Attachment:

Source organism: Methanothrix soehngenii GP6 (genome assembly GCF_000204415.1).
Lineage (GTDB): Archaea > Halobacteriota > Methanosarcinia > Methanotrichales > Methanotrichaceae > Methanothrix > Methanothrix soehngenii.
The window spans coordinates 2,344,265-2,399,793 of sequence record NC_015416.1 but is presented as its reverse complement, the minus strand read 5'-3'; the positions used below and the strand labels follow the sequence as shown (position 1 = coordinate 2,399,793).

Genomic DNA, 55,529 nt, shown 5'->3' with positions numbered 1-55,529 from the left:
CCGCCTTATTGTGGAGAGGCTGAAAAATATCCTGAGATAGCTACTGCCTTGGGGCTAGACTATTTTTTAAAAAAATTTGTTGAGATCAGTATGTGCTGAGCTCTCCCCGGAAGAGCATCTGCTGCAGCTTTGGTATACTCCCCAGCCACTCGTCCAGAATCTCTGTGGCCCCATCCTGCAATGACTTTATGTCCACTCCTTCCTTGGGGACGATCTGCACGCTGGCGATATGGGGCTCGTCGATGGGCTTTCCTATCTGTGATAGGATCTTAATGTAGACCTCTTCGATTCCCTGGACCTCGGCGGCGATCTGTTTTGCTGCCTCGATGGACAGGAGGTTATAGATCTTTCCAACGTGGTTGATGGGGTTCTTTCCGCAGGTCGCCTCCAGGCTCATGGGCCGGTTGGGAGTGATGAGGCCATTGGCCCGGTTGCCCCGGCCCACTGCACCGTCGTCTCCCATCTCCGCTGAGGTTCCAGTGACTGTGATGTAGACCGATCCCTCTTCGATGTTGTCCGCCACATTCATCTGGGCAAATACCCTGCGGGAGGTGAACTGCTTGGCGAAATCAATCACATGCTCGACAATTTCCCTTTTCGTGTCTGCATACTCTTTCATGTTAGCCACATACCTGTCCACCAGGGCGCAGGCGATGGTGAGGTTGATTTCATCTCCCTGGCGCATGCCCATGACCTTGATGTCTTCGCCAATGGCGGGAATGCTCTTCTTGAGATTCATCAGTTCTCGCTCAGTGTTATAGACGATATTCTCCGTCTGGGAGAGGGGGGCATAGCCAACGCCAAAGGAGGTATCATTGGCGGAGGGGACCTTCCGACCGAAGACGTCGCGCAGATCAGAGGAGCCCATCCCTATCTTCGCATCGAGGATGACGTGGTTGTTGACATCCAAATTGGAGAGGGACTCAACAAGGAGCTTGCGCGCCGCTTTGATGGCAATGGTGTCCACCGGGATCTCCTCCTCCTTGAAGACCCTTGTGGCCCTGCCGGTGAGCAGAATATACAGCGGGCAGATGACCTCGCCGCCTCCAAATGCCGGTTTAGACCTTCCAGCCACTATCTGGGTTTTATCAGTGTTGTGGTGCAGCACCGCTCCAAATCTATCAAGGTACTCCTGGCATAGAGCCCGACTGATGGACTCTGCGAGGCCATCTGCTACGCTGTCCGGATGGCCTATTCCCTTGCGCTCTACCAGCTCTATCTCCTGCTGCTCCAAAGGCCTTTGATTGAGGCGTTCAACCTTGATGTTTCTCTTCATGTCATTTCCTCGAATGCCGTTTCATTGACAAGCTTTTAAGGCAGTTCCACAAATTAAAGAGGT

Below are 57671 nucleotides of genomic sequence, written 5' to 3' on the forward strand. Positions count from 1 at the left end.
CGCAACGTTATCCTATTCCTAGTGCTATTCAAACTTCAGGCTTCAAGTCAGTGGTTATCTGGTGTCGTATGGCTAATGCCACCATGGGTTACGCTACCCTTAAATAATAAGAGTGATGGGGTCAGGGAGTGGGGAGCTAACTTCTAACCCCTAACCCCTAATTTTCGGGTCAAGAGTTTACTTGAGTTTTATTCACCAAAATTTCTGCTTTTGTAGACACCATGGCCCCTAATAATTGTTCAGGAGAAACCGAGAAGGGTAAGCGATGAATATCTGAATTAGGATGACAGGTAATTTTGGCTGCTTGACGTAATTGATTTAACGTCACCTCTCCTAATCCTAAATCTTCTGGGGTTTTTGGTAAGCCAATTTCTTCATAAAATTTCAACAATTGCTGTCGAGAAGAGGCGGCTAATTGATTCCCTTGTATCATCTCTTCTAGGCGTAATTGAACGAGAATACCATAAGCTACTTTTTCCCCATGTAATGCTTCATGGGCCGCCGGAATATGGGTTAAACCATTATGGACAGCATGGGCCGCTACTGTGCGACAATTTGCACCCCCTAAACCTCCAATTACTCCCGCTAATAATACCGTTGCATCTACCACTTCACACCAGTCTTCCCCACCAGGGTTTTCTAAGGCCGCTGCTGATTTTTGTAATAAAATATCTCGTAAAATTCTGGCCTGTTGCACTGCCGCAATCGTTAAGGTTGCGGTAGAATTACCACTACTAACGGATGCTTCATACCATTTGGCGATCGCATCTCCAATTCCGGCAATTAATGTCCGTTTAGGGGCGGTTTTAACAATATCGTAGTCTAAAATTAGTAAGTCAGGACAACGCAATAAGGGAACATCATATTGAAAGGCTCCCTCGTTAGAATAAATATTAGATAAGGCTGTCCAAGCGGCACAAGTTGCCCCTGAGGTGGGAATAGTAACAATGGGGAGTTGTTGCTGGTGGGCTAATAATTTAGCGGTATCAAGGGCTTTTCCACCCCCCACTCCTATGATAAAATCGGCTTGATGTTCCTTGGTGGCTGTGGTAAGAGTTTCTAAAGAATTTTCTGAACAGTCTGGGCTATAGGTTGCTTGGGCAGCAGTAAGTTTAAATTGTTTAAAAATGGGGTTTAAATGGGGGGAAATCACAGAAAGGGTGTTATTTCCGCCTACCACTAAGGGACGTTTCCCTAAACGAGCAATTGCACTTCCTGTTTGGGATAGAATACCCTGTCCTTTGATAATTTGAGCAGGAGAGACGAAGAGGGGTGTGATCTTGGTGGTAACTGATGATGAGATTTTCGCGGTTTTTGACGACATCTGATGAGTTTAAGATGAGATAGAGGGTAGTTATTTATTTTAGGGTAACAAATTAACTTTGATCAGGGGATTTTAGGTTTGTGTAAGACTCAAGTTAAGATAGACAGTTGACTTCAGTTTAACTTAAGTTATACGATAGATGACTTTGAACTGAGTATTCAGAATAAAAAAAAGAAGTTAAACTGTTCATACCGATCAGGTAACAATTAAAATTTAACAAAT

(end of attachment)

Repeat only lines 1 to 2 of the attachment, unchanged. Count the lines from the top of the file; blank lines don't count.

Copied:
Source organism: Methanothrix soehngenii GP6 (genome assembly GCF_000204415.1).
Lineage (GTDB): Archaea > Halobacteriota > Methanosarcinia > Methanotrichales > Methanotrichaceae > Methanothrix > Methanothrix soehngenii.